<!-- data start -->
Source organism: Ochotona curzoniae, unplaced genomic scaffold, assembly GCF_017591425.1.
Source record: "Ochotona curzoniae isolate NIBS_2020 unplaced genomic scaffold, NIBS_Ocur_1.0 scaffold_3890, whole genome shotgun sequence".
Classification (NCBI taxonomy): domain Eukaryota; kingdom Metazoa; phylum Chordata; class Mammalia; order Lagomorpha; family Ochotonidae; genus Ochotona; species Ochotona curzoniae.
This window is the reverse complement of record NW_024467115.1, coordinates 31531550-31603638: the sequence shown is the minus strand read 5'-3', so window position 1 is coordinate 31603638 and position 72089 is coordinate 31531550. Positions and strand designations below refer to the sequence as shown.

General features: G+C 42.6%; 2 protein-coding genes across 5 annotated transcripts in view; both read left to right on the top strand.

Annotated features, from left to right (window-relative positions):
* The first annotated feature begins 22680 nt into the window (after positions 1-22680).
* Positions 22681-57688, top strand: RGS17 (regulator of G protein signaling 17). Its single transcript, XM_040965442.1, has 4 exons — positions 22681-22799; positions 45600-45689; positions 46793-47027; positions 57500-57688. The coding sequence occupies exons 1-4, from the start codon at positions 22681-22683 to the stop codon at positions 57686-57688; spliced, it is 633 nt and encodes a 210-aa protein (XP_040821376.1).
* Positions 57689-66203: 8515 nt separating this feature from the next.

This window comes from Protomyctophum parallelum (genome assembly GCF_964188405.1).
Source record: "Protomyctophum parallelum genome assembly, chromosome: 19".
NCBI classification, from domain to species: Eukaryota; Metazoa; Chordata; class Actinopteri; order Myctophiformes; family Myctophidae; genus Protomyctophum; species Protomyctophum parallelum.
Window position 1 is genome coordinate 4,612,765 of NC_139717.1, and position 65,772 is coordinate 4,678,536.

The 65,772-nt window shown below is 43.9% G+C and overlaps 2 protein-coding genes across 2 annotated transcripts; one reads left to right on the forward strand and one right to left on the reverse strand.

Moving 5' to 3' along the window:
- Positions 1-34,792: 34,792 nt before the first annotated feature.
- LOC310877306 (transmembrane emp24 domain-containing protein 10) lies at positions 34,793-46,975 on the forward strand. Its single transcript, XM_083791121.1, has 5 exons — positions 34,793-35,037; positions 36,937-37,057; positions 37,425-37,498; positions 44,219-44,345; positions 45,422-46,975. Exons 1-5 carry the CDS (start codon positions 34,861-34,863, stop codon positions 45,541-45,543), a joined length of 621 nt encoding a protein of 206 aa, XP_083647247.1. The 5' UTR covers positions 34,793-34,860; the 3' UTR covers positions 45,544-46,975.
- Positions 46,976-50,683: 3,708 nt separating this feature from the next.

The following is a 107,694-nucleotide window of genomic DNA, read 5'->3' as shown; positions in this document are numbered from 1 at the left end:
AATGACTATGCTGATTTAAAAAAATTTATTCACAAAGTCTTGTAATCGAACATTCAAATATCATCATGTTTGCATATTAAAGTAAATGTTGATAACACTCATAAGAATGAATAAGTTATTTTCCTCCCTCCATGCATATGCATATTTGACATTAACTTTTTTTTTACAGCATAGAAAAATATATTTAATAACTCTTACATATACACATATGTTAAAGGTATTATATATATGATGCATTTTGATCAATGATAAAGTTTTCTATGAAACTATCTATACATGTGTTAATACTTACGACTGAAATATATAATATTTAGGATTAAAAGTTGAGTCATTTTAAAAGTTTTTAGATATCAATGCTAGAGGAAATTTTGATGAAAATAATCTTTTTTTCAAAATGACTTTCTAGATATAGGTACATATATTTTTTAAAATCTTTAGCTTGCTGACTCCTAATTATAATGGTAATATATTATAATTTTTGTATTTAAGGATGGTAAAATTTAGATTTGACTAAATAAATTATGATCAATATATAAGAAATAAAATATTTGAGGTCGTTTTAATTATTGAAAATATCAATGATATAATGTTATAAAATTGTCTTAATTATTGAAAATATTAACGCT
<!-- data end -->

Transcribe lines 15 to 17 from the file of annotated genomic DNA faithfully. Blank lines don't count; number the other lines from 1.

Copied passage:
Moving 5' to 3' along the window:
- Positions 1-34,792: 34,792 nt before the first annotated feature.
- LOC310877306 (transmembrane emp24 domain-containing protein 10) lies at positions 34,793-46,975 on the forward strand. Its single transcript, XM_083791121.1, has 5 exons — positions 34,793-35,037; positions 36,937-37,057; positions 37,425-37,498; positions 44,219-44,345; positions 45,422-46,975. Exons 1-5 carry the CDS (start codon positions 34,861-34,863, stop codon positions 45,541-45,543), a joined length of 621 nt encoding a protein of 206 aa, XP_083647247.1. The 5' UTR covers positions 34,793-34,860; the 3' UTR covers positions 45,544-46,975.